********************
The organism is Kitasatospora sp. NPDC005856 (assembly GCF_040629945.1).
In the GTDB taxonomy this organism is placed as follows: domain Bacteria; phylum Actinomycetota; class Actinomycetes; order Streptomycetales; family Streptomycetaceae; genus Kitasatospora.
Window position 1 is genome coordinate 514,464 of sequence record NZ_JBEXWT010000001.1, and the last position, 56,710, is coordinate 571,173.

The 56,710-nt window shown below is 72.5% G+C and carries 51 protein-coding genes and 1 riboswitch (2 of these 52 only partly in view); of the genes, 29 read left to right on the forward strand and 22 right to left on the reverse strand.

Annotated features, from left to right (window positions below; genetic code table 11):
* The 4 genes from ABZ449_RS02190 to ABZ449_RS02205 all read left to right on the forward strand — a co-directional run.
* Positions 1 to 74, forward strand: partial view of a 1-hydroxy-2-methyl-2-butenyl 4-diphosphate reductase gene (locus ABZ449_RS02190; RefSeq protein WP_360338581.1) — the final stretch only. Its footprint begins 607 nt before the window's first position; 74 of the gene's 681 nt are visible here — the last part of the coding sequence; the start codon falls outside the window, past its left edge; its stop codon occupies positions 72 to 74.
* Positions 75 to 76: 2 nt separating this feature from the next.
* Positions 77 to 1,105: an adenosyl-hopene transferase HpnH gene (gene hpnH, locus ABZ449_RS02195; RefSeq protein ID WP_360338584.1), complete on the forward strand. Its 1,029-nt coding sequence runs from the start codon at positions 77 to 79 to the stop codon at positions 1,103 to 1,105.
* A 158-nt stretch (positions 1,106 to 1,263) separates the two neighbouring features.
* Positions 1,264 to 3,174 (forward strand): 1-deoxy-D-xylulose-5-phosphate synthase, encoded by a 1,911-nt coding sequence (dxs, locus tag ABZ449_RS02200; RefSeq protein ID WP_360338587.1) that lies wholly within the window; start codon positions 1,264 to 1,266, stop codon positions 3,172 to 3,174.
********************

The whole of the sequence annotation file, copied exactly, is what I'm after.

The organism is Kitasatospora sp. NPDC005856 (assembly GCF_040629945.1).
In the GTDB taxonomy this organism is placed as follows: domain Bacteria; phylum Actinomycetota; class Actinomycetes; order Streptomycetales; family Streptomycetaceae; genus Kitasatospora.
Window position 1 is genome coordinate 514,464 of sequence record NZ_JBEXWT010000001.1, and the last position, 56,710, is coordinate 571,173.

The 56,710-nt window shown below is 72.5% G+C and carries 51 protein-coding genes and 1 riboswitch (2 of these 52 only partly in view); of the genes, 29 read left to right on the forward strand and 22 right to left on the reverse strand.

Annotated features, from left to right (window positions below; genetic code table 11):
* The 4 genes from ABZ449_RS02190 to ABZ449_RS02205 all read left to right on the forward strand — a co-directional run.
* Positions 1 to 74, forward strand: partial view of a 1-hydroxy-2-methyl-2-butenyl 4-diphosphate reductase gene (locus ABZ449_RS02190; RefSeq protein WP_360338581.1) — the final stretch only. Its footprint begins 607 nt before the window's first position; 74 of the gene's 681 nt are visible here — the last part of the coding sequence; the start codon falls outside the window, past its left edge; its stop codon occupies positions 72 to 74.
* Positions 75 to 76: 2 nt separating this feature from the next.
* Positions 77 to 1,105: an adenosyl-hopene transferase HpnH gene (gene hpnH, locus ABZ449_RS02195; RefSeq protein ID WP_360338584.1), complete on the forward strand. Its 1,029-nt coding sequence runs from the start codon at positions 77 to 79 to the stop codon at positions 1,103 to 1,105.
* A 158-nt stretch (positions 1,106 to 1,263) separates the two neighbouring features.
* Positions 1,264 to 3,174 (forward strand): 1-deoxy-D-xylulose-5-phosphate synthase, encoded by a 1,911-nt coding sequence (dxs, locus tag ABZ449_RS02200; RefSeq protein ID WP_360338587.1) that lies wholly within the window; start codon positions 1,264 to 1,266, stop codon positions 3,172 to 3,174.